what is the point of toiling away at your job if you are unwilling to spend your money to better your life? after a hard day’s work, you go to shoprite to buy food, but what you leave with instead is shoprite branded orange juice from concentrate and a tin of tuna fish. not even the chunky white albacore tuna, but the cheaper minced version. “they were on sale!” you’ll cry. you’ll miserably eat your supper of tuna fish and orange juice in your home, heated to a frigid 60F to save money, and go to sleep unhappy and jaundiced. this is only after taking a shower, which was cut short to save hot water, and drying off with a ratty towel that has the texture of pumice.

people who go through life this way often will defend their actions by saying something along the lines of “if i save $20 a week, over the course of ten years, the interest will have made me $10,000 richer.” well, maybe, but how much will that money be worth in a decade if you count inflation? also, what would you be doing with the $10,000 a decade from now? buying things with it to make your life less miserable? i highly doubt it because you were unwilling to spend $20 a week to go out for dinner with your friends when you were younger. you havent a hope in hell of spending a much greater amount (so you misers currently hope) later on in your life.

my glib financial advice might just sound like the rantings of an consumer, but it isnt. i understand the value of investing in a future, increasing stability for your family, and planned purchases. i am not suggesting that we all start to impulsively buy the magazines and sweets placed at the checkout aisles of grocery stores. what i am pushing for is a more realistic view of what the point of life is and how we can all happily live together. when you are happy yourself, you tend to be a better and more pleasant person, making all those around you laugh and smile.

so go ahead and turn the heat up in your apartment and splurge on that tropicana orange juice. you can consider it as a charitable and selfless act – a christmas gift to the rest of the world.

December 14, 2007 at 5:28 pm Leave a comment

MSG is great

today i will dispell a myth about msg.

myth: msg is unhealthy.

first, what is msg? msg, or monosodium glutamate, is the sodium salt of glutamic acid, an amino acid, the stuff that proteins are made out of. msg is used as a flavor enhancer in many asian foods and it harmonizes well with salty and sour tastes. the msg used in foods is isolated from starch or molasses from sugar cane or sugar beets.

although glutamic acid had been isolated in 1866 by the german chemist karl ritthausen, it was not until 1908 that its flavor-enhancing potential was noticed by kikunae ikeda of japan. before this, japanese chefs used seaweed broth as a flavor enhancer, now knowing that glutamic acid was its flavor-enhancing component. after its isolation, ikeda noted that it had a distinctive taste, different from sweet, sour, bitter and salty (the flavors in classical flavor theory) and he gave this taste the name “umami.”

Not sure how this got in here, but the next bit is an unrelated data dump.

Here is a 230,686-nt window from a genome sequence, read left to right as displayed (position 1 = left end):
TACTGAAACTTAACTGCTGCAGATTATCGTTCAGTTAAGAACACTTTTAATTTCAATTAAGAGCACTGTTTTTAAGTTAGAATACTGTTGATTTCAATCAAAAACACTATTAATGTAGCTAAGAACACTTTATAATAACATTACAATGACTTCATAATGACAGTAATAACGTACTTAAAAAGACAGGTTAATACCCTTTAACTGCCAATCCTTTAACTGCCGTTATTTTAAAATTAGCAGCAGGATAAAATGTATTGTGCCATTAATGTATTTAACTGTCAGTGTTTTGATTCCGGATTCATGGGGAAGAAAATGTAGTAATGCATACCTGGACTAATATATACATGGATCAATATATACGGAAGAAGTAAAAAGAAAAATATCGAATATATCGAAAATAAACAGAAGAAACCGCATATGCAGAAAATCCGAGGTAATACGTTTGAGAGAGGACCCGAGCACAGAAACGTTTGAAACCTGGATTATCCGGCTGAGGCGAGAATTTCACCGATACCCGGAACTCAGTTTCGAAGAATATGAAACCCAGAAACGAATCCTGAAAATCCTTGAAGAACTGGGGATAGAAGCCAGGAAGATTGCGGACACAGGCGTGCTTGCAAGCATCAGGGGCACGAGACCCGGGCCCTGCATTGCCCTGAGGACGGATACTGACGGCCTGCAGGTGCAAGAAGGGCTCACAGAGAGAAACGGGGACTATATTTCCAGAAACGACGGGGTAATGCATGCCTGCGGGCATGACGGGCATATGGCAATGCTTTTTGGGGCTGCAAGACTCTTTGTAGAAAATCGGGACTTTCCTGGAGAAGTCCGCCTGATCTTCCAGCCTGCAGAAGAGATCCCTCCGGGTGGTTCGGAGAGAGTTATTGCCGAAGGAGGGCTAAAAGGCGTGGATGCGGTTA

enough of history. all of you just want to know if msg is bad for you. the answer is no. msg is not bad for you.

msg is found naturally in many foods, including cow milk, beef, chicken, seaweed, mushroom, tomatoes, and parmesan cheese. actually, parmesan cheese contains 1200 mg of msg per 100 g of cheese, making it the food with the most msg in it. our livers naturally produce a lot of msg – about 50x more in one day than the amount that is ingested during a typical chinese takeout meal.

what about those people who claim to be allergic to msg, a condition also called chinese restaurant syndrome (CRS)?

looking at the foods above, these same people should also be extremely allergic to mushroom pizza, which contains tomatoes, cheese, and mushrooms, all good sources of msg. ive never heard of anyone being allergic to pizza though.

a study conducted in the 70’s further showed that msg allergies were largely psychosomatic. a large sample of people were taken who claimed to be allergic to msg. symptoms were burning sensation on the neck, forearms, and chest, numbess of neck and back, and chest pains and comiting. various ethnic foods were presented to them over the course of a week. a random portion of these dishes contained msg but people only reported adverse reactions to the dishes from asian cuisine, regardless of whether msg was present in those foods. other dishes containing msg did not cause any reactions in the subjects.
anyways, msg is safe to use a food additive. just dont use too much. if you put too much msg in a food, it becomes slightly bitter.

references:
Food Chemistry, 2nd ed., Belitz and Grosch 1996.

Principles of Food Chemistry, 3rd ed., deMann 1999.

Lecture by Dr. Rui Hai Liu, Cornell University Department of Food Science, Spring 2005.

December 9, 2007 at 10:45 pm 2 comments